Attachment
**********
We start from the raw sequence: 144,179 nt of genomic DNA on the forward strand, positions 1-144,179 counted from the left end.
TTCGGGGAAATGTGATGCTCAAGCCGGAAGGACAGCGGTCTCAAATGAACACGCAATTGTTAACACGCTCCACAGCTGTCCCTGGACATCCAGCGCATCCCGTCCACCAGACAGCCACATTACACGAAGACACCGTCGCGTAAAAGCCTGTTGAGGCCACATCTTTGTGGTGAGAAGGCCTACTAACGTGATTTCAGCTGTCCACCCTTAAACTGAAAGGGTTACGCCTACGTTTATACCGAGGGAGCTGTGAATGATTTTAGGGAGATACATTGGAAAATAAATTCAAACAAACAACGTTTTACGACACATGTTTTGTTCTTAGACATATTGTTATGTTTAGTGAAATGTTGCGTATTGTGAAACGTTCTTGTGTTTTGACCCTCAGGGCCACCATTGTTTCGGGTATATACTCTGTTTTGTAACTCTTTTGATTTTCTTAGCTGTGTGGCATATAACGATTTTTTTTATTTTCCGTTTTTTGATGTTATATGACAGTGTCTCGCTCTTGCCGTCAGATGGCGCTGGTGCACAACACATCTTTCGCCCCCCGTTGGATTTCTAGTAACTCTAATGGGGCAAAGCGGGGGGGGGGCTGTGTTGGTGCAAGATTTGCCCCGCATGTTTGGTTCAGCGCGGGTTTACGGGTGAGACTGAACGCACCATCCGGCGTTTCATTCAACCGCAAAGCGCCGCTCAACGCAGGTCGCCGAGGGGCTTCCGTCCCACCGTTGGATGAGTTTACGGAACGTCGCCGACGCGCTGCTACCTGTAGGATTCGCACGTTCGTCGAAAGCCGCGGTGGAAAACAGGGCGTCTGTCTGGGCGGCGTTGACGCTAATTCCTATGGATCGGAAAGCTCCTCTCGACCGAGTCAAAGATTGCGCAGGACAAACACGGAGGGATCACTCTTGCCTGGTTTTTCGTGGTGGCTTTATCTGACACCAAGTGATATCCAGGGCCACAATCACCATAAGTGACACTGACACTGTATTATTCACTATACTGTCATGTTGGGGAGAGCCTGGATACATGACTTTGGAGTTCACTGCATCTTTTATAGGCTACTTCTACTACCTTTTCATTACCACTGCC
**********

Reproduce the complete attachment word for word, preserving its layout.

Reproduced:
We start from the raw sequence: 144,179 nt of genomic DNA on the forward strand, positions 1-144,179 counted from the left end.
TTCGGGGAAATGTGATGCTCAAGCCGGAAGGACAGCGGTCTCAAATGAACACGCAATTGTTAACACGCTCCACAGCTGTCCCTGGACATCCAGCGCATCCCGTCCACCAGACAGCCACATTACACGAAGACACCGTCGCGTAAAAGCCTGTTGAGGCCACATCTTTGTGGTGAGAAGGCCTACTAACGTGATTTCAGCTGTCCACCCTTAAACTGAAAGGGTTACGCCTACGTTTATACCGAGGGAGCTGTGAATGATTTTAGGGAGATACATTGGAAAATAAATTCAAACAAACAACGTTTTACGACACATGTTTTGTTCTTAGACATATTGTTATGTTTAGTGAAATGTTGCGTATTGTGAAACGTTCTTGTGTTTTGACCCTCAGGGCCACCATTGTTTCGGGTATATACTCTGTTTTGTAACTCTTTTGATTTTCTTAGCTGTGTGGCATATAACGATTTTTTTTATTTTCCGTTTTTTGATGTTATATGACAGTGTCTCGCTCTTGCCGTCAGATGGCGCTGGTGCACAACACATCTTTCGCCCCCCGTTGGATTTCTAGTAACTCTAATGGGGCAAAGCGGGGGGGGGGCTGTGTTGGTGCAAGATTTGCCCCGCATGTTTGGTTCAGCGCGGGTTTACGGGTGAGACTGAACGCACCATCCGGCGTTTCATTCAACCGCAAAGCGCCGCTCAACGCAGGTCGCCGAGGGGCTTCCGTCCCACCGTTGGATGAGTTTACGGAACGTCGCCGACGCGCTGCTACCTGTAGGATTCGCACGTTCGTCGAAAGCCGCGGTGGAAAACAGGGCGTCTGTCTGGGCGGCGTTGACGCTAATTCCTATGGATCGGAAAGCTCCTCTCGACCGAGTCAAAGATTGCGCAGGACAAACACGGAGGGATCACTCTTGCCTGGTTTTTCGTGGTGGCTTTATCTGACACCAAGTGATATCCAGGGCCACAATCACCATAAGTGACACTGACACTGTATTATTCACTATACTGTCATGTTGGGGAGAGCCTGGATACATGACTTTGGAGTTCACTGCATCTTTTATAGGCTACTTCTACTACCTTTTCATTACCACTGCC